Anniversary (Report) Card
WHEN he ran New York, Mayor Ed Koch used to ask bystanders: "How'm I doin'?" No one expects some 140 world leaders - mayors of the global village - to leap out of limousines and ask such a question during the United Nations' 50th anniversary week in New York. But that's the best, simplest way to review the world organization's own successes and failures.
How's it doin'? (Which really means: How much are its big power members asking it to do and letting it do? And how well or poorly does it execute those tasks?)
Here's a report card:
The UN's bedrock job is to "save succeeding generations from the scourge of war." Fifty years after the Big One, World War III has been prevented. That was mostly due to the US-Soviet nuclear balance. Both powers used the UN as face-saver and referee to prevent lesser confrontations from getting out of hand - as in ending the Cuban missile crisis and Mideast wars. Like fingerprints, no two peacekeeping actions have been the same. UN (largely US) action in Korea warned Stalin and Mao against bold expansionism. In places like Cyprus, peacekeeping has frozen conflict but not yet solved it. Bosnia showed you can't expect lightly armed referees to stop a vicious war in progress. More than 100 conflicts have occurred during the past half century. The big powers, acting through the UN Security Council (sometimes the General Assembly) have halted, frozen, or resolved only the small percentage all could agree to tackle. That didn't include Vietnam. The Iran-Iraq and Afghan wars raged far too long.
Finishing School: A-
Today's attaches and ambassadors become tomorrow's foreign ministers, and sometimes prime ministers. Only at the UN do so many have a chance to get to know each other - and to inform themselves on world issues. Furthermore, each fall top leaders meet quietly, two at a time, to discuss priority issues. Summits, minus hoopla.
Making the world work: A, C-
Little-noticed UN stepchild bodies coordinate weather reporting, civil aviation, broadcast frequencies, sanitation and health programs. Yes, they are bureaucracies. But the work is professionally done (A). On the other hand, the well-intentioned agencies involved in trade and development aid have floundered (C-). As the world shifts from government aid programs to private-sector investment and development-bank loans, UN development and trade agencies may face redesign, merger, or phasing out.
Humanitarian missions: A
Over the decades officials of UNICEF and other humanitarian agencies have dispensed aid effectively and cooperated with dedicated private relief agencies.
Idea Spreader: B- and C-
Lots of globally relevant (and some irrelevant) ideas are hatched (B-). Doing something about them is often slow, muddled (C-). At 185 members, the UN's general membership body, the General Assembly, approaches Tower-of-Babel cacophony. UN single-focus conferences on subjects needing global attention (environment, shelter, women's rights, for example) often fail to develop much follow-through.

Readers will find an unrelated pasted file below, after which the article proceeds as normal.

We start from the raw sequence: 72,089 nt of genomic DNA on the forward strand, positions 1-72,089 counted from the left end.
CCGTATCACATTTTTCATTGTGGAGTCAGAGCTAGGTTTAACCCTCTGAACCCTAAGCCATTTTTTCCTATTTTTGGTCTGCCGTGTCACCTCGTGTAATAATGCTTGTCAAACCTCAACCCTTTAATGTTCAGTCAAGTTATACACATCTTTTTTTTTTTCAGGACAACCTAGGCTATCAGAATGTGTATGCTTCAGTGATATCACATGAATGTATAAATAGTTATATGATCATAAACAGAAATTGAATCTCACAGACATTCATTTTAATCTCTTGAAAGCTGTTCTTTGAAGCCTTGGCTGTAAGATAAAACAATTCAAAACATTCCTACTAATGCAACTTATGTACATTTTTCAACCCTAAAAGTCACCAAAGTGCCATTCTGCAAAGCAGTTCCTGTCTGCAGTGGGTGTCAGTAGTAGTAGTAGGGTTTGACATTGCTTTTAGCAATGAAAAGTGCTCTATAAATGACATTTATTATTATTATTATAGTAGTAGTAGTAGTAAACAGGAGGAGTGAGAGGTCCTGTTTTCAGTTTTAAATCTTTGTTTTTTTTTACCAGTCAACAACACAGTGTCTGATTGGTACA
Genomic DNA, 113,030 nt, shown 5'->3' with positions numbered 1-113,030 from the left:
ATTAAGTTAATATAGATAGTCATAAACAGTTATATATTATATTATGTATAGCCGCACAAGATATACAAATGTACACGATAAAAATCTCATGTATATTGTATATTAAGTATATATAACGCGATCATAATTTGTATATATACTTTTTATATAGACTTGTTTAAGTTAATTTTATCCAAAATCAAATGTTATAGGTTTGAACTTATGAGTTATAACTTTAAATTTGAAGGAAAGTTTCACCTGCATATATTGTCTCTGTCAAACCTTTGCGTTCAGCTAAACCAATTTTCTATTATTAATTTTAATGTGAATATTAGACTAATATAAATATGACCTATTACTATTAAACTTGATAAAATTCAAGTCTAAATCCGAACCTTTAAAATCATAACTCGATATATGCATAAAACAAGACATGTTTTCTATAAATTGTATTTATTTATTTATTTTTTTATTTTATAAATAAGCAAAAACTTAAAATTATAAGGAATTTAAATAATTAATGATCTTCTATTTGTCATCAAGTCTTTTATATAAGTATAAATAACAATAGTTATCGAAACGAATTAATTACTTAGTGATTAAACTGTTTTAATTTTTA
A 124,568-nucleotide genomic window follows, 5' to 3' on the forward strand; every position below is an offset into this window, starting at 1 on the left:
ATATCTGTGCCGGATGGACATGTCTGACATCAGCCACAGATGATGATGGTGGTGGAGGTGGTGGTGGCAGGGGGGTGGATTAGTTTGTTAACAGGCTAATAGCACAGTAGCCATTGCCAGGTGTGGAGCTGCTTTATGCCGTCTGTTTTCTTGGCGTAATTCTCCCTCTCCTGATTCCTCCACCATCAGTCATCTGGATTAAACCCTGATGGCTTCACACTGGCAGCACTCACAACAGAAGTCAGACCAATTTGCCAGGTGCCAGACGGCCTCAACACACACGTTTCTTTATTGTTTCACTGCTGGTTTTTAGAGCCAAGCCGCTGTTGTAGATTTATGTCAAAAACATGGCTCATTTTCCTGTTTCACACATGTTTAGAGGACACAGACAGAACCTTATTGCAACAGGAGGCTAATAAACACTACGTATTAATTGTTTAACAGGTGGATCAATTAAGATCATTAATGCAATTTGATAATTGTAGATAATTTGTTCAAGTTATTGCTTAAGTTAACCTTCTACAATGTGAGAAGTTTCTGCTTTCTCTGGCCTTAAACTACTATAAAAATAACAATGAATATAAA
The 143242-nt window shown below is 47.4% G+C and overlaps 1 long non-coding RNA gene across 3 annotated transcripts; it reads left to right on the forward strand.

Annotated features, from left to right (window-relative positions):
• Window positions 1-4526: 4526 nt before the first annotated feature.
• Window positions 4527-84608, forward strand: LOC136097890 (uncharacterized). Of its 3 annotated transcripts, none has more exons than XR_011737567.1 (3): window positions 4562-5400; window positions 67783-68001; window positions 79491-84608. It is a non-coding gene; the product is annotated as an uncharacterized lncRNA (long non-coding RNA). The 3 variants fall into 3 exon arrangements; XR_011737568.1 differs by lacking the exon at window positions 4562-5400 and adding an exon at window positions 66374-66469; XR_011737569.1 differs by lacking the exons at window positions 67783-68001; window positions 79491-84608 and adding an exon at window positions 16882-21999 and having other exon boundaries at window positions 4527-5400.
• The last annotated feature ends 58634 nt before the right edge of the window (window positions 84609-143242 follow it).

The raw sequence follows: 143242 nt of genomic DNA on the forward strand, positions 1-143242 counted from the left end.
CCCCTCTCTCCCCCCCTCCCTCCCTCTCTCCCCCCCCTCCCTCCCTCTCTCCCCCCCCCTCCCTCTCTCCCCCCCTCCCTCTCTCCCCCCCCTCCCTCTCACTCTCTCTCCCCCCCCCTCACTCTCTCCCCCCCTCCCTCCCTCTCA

So much for the past 50 years. Now let's turn to upcoming questions:
Reform and Financial Crisis
It's no surprise that 50th anniversary talk centers on reform. Expanded Security Council membership, dues, the secretary-general's power, bureaucracy, peacekeeping limits, and headquarters location have long been subjects of controversy. We expect to analyze each at greater length in coming weeks. Here, just a brief tour:
With the cold war over, it makes sense to add a few big nations representing other continents and issues (population, development, environment) as permanent or regularly rotating members of the war-preventing Security Council. The US has proposed Germany and Japan. Others suggest India and Brazil. Quite logical. But no more veto powers, please. It will be hard enough to win agreement on any such candidates without giving them a power their neighbors fear.
The secretary-general (SG) has accrued power in unforeseen ways. The founders didn't intend a world prime minister. Nor should there be one. But what SG U Thant called a "glorified clerk" isn't the answer, either. Best system: frequent quiet sessions between the SG and the big powers of the Security Council on threats to peace and how to handle them. Also, more coordination between the SG and heads of regional bodies like NATO, OAS, etc.
Dues: Let's be blunt. It's inexcusable that the US, the power that gets its way most often, is the UN's biggest deadbeat dad. As Britain's ambassador noted wryly: That's representation without taxation. Further organizational reform of the UN is needed. The US share of dues should be lowered to reflect a changed global economic balance. But pay up.
Headquarters location: Avoid moving costs. Stay in New York. You've lived there - protests, traffic-ticket squabbles and all - for half a century. It's squarely up to the members to give you a more realistic, more efficient next 50 years.